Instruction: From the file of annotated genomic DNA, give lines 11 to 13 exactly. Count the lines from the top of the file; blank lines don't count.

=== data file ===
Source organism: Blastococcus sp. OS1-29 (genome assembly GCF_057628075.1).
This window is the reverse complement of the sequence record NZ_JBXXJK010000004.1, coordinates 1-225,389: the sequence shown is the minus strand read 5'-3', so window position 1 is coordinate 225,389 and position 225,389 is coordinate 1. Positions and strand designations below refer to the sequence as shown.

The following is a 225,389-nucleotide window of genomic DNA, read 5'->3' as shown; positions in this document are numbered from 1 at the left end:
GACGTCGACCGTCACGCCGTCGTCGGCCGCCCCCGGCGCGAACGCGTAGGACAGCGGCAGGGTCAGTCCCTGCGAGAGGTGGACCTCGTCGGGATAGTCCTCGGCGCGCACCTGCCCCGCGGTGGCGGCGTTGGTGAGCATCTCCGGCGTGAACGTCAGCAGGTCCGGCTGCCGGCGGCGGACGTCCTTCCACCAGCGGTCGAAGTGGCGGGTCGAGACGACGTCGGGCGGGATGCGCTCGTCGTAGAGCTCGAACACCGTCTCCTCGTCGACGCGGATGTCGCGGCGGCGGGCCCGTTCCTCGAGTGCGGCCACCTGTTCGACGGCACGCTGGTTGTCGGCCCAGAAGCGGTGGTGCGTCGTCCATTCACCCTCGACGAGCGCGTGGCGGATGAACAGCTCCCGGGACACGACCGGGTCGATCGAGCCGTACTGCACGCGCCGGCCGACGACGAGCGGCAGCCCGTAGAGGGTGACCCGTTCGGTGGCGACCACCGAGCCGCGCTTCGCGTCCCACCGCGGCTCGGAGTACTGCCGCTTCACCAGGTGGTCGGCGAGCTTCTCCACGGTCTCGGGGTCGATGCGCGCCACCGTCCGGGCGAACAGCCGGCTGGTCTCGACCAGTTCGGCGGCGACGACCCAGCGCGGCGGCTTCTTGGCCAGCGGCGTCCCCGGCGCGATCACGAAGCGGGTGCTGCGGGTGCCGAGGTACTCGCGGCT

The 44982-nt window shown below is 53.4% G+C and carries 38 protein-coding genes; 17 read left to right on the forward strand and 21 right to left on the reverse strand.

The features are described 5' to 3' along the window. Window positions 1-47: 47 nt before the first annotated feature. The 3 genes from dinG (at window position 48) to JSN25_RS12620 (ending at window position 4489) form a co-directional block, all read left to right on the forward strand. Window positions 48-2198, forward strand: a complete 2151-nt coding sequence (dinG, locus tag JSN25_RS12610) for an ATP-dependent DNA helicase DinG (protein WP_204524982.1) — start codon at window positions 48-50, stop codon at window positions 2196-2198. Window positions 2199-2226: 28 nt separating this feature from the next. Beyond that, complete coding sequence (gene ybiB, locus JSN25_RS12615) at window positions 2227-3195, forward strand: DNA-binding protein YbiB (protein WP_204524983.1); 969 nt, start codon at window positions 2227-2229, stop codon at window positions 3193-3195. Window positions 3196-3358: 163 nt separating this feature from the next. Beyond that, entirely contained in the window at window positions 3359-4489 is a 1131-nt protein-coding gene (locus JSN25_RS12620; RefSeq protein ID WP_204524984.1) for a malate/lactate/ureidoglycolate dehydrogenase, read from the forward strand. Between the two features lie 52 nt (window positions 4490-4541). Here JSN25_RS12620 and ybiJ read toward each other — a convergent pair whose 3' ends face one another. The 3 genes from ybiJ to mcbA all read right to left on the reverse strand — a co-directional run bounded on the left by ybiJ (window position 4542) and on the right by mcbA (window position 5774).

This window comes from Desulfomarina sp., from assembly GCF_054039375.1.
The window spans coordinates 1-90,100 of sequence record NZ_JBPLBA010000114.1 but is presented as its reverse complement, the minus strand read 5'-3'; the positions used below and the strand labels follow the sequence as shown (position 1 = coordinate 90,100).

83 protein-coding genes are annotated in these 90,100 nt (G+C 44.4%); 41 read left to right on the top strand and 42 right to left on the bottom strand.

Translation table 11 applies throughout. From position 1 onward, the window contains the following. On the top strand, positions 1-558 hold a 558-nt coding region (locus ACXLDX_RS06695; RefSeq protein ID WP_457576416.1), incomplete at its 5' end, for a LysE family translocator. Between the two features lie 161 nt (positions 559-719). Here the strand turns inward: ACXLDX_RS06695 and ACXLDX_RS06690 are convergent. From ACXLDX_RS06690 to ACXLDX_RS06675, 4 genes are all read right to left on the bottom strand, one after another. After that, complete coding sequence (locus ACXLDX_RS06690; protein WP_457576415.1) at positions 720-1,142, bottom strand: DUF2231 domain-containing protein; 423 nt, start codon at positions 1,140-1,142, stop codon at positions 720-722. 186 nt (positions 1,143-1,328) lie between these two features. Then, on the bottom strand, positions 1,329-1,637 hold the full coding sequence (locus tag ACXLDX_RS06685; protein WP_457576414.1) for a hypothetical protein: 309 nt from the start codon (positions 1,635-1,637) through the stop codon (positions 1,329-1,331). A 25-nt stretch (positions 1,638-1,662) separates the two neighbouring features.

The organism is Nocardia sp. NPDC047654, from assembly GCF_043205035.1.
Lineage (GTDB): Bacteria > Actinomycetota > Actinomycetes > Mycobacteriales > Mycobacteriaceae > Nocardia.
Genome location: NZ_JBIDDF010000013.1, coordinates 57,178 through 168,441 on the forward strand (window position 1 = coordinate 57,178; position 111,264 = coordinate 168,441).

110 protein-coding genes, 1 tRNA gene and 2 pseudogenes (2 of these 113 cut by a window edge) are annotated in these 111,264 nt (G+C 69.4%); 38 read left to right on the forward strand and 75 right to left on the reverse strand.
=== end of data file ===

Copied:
The organism is Nocardia sp. NPDC047654, from assembly GCF_043205035.1.
Lineage (GTDB): Bacteria > Actinomycetota > Actinomycetes > Mycobacteriales > Mycobacteriaceae > Nocardia.
Genome location: NZ_JBIDDF010000013.1, coordinates 57,178 through 168,441 on the forward strand (window position 1 = coordinate 57,178; position 111,264 = coordinate 168,441).